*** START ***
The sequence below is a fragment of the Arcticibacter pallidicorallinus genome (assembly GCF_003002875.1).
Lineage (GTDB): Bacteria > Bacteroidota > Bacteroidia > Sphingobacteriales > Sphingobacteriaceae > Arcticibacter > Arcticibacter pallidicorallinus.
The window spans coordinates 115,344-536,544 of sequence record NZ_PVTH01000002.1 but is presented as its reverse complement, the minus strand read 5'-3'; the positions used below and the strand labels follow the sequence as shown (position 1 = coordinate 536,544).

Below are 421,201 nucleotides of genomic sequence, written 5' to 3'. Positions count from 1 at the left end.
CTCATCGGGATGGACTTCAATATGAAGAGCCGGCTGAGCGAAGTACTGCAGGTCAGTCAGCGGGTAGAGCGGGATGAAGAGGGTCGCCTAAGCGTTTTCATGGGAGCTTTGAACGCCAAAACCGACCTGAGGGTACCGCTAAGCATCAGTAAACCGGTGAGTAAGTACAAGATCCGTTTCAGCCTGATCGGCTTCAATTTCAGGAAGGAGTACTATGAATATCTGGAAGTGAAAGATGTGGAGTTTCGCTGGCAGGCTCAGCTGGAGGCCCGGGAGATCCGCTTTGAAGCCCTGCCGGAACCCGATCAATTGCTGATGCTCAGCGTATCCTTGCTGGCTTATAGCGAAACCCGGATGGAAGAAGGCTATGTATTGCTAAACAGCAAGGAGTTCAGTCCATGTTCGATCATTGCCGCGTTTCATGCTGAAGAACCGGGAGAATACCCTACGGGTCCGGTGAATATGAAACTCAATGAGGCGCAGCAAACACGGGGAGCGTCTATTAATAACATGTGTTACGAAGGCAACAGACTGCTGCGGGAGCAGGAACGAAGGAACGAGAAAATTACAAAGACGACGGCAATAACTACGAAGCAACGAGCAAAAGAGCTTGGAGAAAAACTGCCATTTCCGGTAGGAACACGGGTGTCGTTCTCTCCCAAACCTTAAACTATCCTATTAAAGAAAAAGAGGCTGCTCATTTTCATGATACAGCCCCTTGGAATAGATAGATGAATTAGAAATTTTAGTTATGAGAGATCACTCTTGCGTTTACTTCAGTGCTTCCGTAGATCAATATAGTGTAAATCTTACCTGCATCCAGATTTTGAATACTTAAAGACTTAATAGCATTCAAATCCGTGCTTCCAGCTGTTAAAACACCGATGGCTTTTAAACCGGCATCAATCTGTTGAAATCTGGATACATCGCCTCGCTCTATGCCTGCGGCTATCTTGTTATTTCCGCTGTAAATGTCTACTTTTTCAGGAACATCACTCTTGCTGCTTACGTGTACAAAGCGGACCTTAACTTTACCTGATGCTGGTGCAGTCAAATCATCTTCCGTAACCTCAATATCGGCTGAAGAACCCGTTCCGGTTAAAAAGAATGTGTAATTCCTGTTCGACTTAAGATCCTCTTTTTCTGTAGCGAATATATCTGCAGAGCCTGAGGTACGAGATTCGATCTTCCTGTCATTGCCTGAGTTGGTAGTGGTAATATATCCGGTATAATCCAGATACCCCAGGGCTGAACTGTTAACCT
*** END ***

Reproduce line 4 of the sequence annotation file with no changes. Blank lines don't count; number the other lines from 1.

Below are 421,201 nucleotides of genomic sequence, written 5' to 3'. Positions count from 1 at the left end.